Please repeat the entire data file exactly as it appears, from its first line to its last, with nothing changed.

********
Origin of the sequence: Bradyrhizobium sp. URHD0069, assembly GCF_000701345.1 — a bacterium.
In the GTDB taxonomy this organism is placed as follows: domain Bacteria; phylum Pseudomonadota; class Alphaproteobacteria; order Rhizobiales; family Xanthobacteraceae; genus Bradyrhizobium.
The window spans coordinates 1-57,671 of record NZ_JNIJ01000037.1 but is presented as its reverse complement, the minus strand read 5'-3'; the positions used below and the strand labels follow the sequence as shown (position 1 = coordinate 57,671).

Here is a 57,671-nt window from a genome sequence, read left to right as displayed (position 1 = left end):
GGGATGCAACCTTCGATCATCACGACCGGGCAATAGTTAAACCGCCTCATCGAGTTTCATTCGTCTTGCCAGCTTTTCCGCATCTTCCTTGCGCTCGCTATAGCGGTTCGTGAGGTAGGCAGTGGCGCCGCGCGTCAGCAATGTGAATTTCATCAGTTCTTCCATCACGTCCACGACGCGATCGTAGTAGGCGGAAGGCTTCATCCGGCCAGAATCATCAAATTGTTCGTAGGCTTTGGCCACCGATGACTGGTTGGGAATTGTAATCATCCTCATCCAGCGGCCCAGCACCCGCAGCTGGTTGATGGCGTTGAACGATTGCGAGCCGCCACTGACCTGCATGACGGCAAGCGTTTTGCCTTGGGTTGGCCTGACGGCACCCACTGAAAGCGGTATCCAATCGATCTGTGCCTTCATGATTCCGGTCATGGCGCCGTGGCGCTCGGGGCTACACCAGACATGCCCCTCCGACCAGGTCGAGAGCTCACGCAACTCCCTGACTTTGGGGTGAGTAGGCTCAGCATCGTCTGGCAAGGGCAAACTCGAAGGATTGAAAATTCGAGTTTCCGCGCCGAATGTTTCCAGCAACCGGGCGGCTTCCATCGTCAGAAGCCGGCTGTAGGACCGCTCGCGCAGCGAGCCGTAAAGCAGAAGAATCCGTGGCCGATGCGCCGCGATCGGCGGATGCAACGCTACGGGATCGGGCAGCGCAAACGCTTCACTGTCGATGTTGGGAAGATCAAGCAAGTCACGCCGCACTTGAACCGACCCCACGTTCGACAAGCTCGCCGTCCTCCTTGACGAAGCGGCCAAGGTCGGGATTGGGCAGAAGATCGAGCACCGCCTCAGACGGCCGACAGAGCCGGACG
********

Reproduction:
Origin of the sequence: Bradyrhizobium sp. URHD0069, assembly GCF_000701345.1 — a bacterium.
In the GTDB taxonomy this organism is placed as follows: domain Bacteria; phylum Pseudomonadota; class Alphaproteobacteria; order Rhizobiales; family Xanthobacteraceae; genus Bradyrhizobium.
The window spans coordinates 1-57,671 of record NZ_JNIJ01000037.1 but is presented as its reverse complement, the minus strand read 5'-3'; the positions used below and the strand labels follow the sequence as shown (position 1 = coordinate 57,671).

Here is a 57,671-nt window from a genome sequence, read left to right as displayed (position 1 = left end):
GGGATGCAACCTTCGATCATCACGACCGGGCAATAGTTAAACCGCCTCATCGAGTTTCATTCGTCTTGCCAGCTTTTCCGCATCTTCCTTGCGCTCGCTATAGCGGTTCGTGAGGTAGGCAGTGGCGCCGCGCGTCAGCAATGTGAATTTCATCAGTTCTTCCATCACGTCCACGACGCGATCGTAGTAGGCGGAAGGCTTCATCCGGCCAGAATCATCAAATTGTTCGTAGGCTTTGGCCACCGATGACTGGTTGGGAATTGTAATCATCCTCATCCAGCGGCCCAGCACCCGCAGCTGGTTGATGGCGTTGAACGATTGCGAGCCGCCACTGACCTGCATGACGGCAAGCGTTTTGCCTTGGGTTGGCCTGACGGCACCCACTGAAAGCGGTATCCAATCGATCTGTGCCTTCATGATTCCGGTCATGGCGCCGTGGCGCTCGGGGCTACACCAGACATGCCCCTCCGACCAGGTCGAGAGCTCACGCAACTCCCTGACTTTGGGGTGAGTAGGCTCAGCATCGTCTGGCAAGGGCAAACTCGAAGGATTGAAAATTCGAGTTTCCGCGCCGAATGTTTCCAGCAACCGGGCGGCTTCCATCGTCAGAAGCCGGCTGTAGGACCGCTCGCGCAGCGAGCCGTAAAGCAGAAGAATCCGTGGCCGATGCGCCGCGATCGGCGGATGCAACGCTACGGGATCGGGCAGCGCAAACGCTTCACTGTCGATGTTGGGAAGATCAAGCAAGTCACGCCGCACTTGAACCGACCCCACGTTCGACAAGCTCGCCGTCCTCCTTGACGAAGCGGCCAAGGTCGGGATTGGGCAGAAGATCGAGCACCGCCTCAGACGGCCGACAGAGCCGGACG